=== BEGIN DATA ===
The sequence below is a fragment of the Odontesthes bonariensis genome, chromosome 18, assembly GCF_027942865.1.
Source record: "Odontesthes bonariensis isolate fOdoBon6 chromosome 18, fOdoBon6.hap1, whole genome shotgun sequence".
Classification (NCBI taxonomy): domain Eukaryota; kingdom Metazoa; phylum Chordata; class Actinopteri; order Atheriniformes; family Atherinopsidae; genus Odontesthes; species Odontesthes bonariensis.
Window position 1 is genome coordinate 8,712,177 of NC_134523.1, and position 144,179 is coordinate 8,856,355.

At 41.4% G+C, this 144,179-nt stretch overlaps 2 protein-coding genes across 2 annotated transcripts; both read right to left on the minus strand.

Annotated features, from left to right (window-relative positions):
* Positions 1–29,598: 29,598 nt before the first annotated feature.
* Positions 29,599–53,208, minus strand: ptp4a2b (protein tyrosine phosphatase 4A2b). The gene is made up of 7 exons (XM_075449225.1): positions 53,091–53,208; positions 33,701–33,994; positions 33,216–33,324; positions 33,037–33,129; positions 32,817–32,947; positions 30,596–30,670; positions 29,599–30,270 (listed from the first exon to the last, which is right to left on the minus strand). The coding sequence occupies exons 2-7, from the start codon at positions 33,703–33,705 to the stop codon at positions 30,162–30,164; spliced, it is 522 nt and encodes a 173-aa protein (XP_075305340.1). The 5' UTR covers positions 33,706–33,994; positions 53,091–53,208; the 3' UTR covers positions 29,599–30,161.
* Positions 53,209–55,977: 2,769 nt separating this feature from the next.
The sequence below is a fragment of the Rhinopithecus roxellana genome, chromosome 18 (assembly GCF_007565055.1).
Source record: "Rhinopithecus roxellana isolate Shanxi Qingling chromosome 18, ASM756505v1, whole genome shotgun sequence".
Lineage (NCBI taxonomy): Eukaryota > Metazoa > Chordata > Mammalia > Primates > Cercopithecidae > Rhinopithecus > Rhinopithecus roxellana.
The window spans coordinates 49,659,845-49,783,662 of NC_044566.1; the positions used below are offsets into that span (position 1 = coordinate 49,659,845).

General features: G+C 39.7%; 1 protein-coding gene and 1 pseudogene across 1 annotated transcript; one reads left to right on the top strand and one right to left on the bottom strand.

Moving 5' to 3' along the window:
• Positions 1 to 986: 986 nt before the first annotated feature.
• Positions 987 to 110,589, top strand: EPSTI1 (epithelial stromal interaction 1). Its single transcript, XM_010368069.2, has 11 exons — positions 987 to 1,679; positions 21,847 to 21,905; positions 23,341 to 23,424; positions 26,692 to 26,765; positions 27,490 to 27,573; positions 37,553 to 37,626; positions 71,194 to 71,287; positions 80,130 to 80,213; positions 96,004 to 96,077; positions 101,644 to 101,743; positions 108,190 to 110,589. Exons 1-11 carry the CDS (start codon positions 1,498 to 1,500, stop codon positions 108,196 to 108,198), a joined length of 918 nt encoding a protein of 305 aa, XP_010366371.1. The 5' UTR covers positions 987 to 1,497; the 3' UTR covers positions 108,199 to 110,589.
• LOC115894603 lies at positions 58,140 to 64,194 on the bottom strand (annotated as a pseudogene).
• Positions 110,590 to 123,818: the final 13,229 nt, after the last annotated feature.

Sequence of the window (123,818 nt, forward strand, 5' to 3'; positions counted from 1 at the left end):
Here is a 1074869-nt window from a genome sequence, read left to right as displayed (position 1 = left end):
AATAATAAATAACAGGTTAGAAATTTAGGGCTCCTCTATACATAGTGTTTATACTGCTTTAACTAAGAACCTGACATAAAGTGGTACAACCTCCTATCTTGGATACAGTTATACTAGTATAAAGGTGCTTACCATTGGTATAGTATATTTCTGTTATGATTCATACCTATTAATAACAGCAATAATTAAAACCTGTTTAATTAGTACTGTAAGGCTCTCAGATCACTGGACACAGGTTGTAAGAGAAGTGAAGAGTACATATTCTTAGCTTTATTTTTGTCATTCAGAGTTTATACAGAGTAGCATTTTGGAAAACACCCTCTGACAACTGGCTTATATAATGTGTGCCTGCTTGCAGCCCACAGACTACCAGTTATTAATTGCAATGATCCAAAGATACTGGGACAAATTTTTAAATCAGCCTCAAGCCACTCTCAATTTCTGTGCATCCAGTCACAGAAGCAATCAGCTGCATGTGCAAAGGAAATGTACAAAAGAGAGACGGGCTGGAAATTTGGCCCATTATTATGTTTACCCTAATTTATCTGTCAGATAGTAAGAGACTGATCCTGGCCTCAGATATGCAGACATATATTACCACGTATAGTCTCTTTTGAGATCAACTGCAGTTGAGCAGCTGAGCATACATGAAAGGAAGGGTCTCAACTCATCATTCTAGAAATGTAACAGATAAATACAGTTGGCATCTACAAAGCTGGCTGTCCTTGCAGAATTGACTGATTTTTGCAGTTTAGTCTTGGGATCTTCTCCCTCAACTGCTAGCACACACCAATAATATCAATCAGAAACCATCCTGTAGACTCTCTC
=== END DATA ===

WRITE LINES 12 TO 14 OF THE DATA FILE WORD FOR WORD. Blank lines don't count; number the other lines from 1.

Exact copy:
Lineage (NCBI taxonomy): Eukaryota > Metazoa > Chordata > Mammalia > Primates > Cercopithecidae > Rhinopithecus > Rhinopithecus roxellana.
The window spans coordinates 49,659,845-49,783,662 of NC_044566.1; the positions used below are offsets into that span (position 1 = coordinate 49,659,845).

General features: G+C 39.7%; 1 protein-coding gene and 1 pseudogene across 1 annotated transcript; one reads left to right on the top strand and one right to left on the bottom strand.